Your immune system is constantly patrolling your body to keep you healthy. Sometimes, immune cells are also called into action to address a potential problem. Cold Spring Harbor Laboratory (CSHL) Associate Professor Camila dos Santos’ lab discovered that after pregnancy, breast cells call in immune system reinforcements called Natural Killer T (NKT) cells to prevent tumors from arising. This finding illuminates a new way in which pregnancy reduces the risk of breast cancer.
In the immune system, there are two lines of defense. The first is the innate response, which involves immune cells that attack any foreign molecule they encounter. The second is the adaptive response, which consists of immune cells that respond specifically to calls for help from certain molecules. NKT cells are a unique population of cells that are present throughout the body and that can participate in both responses. CSHL graduate student Amritha Varshini Hanasoge Somasundara says that in post-pregnancy:
“There is an increase in this specific [NKT] cell type, and only in the mammary gland. We don’t see the expansion everywhere else in the body, even though NKT cells are present everywhere else in the body.”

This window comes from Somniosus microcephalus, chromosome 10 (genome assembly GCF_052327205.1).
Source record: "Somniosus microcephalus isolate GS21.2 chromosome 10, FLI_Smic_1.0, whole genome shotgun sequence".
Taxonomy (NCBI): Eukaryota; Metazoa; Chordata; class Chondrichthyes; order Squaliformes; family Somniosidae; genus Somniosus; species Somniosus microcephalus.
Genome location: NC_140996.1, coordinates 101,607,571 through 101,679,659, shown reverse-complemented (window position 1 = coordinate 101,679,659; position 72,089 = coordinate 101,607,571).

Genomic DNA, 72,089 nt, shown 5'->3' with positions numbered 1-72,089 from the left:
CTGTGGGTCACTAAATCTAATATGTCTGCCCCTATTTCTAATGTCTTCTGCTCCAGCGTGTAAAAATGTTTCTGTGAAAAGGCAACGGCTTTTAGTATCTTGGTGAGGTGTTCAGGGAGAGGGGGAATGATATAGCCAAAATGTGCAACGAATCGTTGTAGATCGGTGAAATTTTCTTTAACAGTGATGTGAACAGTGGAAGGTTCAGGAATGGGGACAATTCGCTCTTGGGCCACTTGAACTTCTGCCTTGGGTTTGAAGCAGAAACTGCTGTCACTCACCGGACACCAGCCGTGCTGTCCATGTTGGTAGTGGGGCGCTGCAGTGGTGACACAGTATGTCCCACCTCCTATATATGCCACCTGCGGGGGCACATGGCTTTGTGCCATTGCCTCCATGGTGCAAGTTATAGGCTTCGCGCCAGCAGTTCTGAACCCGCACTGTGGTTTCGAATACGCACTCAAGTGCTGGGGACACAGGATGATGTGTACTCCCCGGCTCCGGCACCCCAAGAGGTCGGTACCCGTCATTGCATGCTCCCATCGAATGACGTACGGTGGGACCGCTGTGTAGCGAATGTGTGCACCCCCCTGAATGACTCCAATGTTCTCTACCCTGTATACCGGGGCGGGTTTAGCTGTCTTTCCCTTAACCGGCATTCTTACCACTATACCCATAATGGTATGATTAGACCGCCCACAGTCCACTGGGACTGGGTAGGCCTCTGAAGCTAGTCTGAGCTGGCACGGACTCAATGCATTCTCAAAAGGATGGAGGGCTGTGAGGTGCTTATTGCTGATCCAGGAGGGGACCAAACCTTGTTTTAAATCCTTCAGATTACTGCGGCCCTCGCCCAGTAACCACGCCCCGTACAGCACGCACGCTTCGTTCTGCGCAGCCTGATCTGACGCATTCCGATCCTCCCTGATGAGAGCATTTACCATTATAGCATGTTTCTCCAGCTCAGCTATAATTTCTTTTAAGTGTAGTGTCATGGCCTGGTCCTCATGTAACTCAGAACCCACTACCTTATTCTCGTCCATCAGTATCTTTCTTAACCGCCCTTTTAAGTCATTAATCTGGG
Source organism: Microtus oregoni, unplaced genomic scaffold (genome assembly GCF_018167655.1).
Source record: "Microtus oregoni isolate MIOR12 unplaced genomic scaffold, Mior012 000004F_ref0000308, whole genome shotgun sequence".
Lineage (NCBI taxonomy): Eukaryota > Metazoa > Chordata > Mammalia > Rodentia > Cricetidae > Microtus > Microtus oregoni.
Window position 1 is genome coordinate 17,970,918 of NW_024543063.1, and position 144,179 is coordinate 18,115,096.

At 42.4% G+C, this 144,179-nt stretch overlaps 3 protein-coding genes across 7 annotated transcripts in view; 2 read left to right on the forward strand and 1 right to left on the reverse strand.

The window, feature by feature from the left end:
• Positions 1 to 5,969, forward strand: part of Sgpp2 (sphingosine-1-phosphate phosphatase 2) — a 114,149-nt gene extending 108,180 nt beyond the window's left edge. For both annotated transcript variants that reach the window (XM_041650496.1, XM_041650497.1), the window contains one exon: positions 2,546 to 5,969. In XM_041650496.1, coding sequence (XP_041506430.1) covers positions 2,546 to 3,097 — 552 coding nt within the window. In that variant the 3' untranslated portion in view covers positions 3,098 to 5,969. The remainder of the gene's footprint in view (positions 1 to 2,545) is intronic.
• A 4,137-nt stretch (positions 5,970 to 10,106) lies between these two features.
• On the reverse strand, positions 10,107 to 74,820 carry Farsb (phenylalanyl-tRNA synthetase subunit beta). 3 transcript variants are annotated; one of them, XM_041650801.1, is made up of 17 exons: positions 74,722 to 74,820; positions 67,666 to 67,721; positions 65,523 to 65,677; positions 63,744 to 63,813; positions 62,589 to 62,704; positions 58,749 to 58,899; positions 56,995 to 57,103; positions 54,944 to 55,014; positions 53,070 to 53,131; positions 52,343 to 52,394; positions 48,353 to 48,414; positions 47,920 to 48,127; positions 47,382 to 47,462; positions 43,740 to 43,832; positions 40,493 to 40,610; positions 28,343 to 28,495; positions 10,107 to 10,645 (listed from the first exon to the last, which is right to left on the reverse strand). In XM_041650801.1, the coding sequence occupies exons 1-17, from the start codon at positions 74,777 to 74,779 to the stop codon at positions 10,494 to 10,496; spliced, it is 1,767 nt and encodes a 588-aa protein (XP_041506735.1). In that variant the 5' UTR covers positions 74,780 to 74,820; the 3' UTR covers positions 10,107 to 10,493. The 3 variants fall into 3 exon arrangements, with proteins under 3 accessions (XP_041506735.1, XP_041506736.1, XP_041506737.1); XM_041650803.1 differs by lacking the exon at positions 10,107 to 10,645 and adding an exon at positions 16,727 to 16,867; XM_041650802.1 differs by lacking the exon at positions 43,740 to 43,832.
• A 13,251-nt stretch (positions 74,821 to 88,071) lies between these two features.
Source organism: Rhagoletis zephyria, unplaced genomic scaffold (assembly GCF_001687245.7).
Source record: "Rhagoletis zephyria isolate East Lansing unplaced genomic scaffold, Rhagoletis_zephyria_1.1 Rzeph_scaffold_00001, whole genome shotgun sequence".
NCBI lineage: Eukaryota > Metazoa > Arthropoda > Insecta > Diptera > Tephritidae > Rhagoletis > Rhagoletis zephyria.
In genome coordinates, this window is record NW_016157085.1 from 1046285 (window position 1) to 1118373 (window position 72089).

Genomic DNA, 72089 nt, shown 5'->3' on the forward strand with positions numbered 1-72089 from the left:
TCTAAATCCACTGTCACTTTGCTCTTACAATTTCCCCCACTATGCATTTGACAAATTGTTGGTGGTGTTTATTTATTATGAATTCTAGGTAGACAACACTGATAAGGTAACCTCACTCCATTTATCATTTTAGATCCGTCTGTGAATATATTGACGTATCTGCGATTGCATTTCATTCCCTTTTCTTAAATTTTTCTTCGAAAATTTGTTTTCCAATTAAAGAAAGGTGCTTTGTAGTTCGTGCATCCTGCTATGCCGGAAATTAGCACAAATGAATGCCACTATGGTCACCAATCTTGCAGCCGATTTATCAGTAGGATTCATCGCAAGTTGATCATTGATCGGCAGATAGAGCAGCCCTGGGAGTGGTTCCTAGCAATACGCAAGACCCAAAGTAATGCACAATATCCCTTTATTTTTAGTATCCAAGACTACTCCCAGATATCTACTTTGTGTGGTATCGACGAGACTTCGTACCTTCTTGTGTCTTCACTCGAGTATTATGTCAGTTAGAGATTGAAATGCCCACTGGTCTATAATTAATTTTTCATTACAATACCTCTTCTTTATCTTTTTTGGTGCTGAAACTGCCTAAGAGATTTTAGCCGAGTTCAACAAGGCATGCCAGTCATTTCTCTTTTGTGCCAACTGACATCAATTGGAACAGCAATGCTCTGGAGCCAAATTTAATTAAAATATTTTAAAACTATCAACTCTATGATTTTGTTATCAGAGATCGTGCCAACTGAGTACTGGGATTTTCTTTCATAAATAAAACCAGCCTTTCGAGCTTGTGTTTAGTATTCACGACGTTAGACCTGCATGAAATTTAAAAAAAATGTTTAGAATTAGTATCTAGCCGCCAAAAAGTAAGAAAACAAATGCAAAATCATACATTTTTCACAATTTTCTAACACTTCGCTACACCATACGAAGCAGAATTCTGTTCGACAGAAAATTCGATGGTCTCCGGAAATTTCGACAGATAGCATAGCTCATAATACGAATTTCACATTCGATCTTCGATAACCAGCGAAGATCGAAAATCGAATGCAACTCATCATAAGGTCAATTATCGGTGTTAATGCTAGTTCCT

The team wanted to know what the larger number of NKT cells were doing in the breast tissue. Hanasoge discovered that in mice, breast epithelial cells, which line lactation ducts, produce a specific protein called CD1d after pregnancy. If the cells did not present CD1d, the researchers observed no increase in NKT cells in the tissue; the epithelial cells became cancerous and grew into tumors. Hanasoge and dos Santos think that CD1d molecules are calling in NKT cells to monitor the epithelial cells in the breast tissue after pregnancy. If they become cancerous, the NKT cells can quickly kill them to prevent tumor growth.
The team’s findings establish a novel link between pregnancy and the immune system in preventing breast cancer. The dos Santos lab wants to know how these findings can be translated into humans and what other factors may influence an abundance of NKT cells in breast tissue, such as aging and menopause, which are both associated with increased breast cancer risk. Dos Santos says:
“One of the hypotheses that we are working on now is: do pregnancies later on in life bring in the same expansion of the same subtypes of immune cells as pregnancies that took place early in life?”
The team published their findings on December 7, 2021 in Cell Reports.
“Parity-induced changes to mammary epithelial cells control NKT cell expansion and mammary oncogenesis”
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